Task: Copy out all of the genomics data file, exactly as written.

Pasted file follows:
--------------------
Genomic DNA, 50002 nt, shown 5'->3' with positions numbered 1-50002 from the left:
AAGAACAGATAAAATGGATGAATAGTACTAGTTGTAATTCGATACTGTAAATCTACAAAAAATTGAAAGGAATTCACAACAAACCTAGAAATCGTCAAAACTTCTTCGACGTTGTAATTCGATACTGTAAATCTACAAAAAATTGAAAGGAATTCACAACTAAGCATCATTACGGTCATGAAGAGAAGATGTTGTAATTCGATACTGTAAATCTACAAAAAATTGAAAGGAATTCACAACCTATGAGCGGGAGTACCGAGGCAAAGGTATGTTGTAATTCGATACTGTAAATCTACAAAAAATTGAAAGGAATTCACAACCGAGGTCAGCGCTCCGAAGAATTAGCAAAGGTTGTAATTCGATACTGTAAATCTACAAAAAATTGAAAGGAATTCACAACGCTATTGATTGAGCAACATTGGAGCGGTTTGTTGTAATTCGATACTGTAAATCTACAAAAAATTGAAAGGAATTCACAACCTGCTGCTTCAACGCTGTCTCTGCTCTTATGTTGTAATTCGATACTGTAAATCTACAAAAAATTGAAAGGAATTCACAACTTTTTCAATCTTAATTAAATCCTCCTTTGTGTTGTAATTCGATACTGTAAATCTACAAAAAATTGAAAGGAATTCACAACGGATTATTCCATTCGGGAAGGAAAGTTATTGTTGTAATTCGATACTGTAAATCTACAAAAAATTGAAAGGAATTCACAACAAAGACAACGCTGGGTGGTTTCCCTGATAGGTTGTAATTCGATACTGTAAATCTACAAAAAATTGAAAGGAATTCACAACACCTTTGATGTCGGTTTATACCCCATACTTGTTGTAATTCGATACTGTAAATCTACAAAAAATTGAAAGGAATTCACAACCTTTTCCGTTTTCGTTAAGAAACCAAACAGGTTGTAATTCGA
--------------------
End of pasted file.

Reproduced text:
Genomic DNA, 50002 nt, shown 5'->3' with positions numbered 1-50002 from the left:
AAGAACAGATAAAATGGATGAATAGTACTAGTTGTAATTCGATACTGTAAATCTACAAAAAATTGAAAGGAATTCACAACAAACCTAGAAATCGTCAAAACTTCTTCGACGTTGTAATTCGATACTGTAAATCTACAAAAAATTGAAAGGAATTCACAACTAAGCATCATTACGGTCATGAAGAGAAGATGTTGTAATTCGATACTGTAAATCTACAAAAAATTGAAAGGAATTCACAACCTATGAGCGGGAGTACCGAGGCAAAGGTATGTTGTAATTCGATACTGTAAATCTACAAAAAATTGAAAGGAATTCACAACCGAGGTCAGCGCTCCGAAGAATTAGCAAAGGTTGTAATTCGATACTGTAAATCTACAAAAAATTGAAAGGAATTCACAACGCTATTGATTGAGCAACATTGGAGCGGTTTGTTGTAATTCGATACTGTAAATCTACAAAAAATTGAAAGGAATTCACAACCTGCTGCTTCAACGCTGTCTCTGCTCTTATGTTGTAATTCGATACTGTAAATCTACAAAAAATTGAAAGGAATTCACAACTTTTTCAATCTTAATTAAATCCTCCTTTGTGTTGTAATTCGATACTGTAAATCTACAAAAAATTGAAAGGAATTCACAACGGATTATTCCATTCGGGAAGGAAAGTTATTGTTGTAATTCGATACTGTAAATCTACAAAAAATTGAAAGGAATTCACAACAAAGACAACGCTGGGTGGTTTCCCTGATAGGTTGTAATTCGATACTGTAAATCTACAAAAAATTGAAAGGAATTCACAACACCTTTGATGTCGGTTTATACCCCATACTTGTTGTAATTCGATACTGTAAATCTACAAAAAATTGAAAGGAATTCACAACCTTTTCCGTTTTCGTTAAGAAACCAAACAGGTTGTAATTCGA